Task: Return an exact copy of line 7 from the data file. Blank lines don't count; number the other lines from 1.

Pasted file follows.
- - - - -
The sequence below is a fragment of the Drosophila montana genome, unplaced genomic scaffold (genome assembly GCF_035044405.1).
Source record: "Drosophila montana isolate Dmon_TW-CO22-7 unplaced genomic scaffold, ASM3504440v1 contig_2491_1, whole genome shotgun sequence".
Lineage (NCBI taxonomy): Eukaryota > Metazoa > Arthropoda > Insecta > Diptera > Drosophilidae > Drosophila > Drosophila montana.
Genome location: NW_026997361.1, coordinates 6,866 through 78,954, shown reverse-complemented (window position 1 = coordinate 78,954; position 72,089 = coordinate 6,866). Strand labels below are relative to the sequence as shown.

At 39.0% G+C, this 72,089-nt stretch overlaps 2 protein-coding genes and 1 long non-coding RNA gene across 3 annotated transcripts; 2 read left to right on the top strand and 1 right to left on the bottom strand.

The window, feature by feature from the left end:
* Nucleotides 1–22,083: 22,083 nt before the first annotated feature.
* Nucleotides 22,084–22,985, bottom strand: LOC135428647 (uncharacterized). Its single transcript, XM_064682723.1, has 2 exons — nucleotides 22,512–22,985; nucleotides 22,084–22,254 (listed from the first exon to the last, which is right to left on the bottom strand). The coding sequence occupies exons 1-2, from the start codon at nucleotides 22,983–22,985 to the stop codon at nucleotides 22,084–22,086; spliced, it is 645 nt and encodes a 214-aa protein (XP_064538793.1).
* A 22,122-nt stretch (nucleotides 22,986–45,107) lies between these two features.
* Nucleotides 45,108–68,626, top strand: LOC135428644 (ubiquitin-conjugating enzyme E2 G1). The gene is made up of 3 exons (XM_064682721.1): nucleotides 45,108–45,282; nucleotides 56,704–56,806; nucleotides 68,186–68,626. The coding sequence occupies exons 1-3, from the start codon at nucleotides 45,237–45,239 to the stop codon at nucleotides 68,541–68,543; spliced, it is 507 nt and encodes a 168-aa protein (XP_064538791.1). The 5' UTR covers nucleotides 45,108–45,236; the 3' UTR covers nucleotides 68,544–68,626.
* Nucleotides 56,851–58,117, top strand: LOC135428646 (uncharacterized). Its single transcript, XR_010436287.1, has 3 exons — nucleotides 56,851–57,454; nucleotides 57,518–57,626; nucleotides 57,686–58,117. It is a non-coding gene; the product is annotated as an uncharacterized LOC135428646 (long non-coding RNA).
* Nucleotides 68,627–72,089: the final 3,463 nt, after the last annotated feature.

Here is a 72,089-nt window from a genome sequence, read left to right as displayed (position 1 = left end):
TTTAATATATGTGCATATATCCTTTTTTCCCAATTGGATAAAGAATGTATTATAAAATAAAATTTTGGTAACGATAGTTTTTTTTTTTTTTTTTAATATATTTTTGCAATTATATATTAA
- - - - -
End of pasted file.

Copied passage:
* Nucleotides 1–22,083: 22,083 nt before the first annotated feature.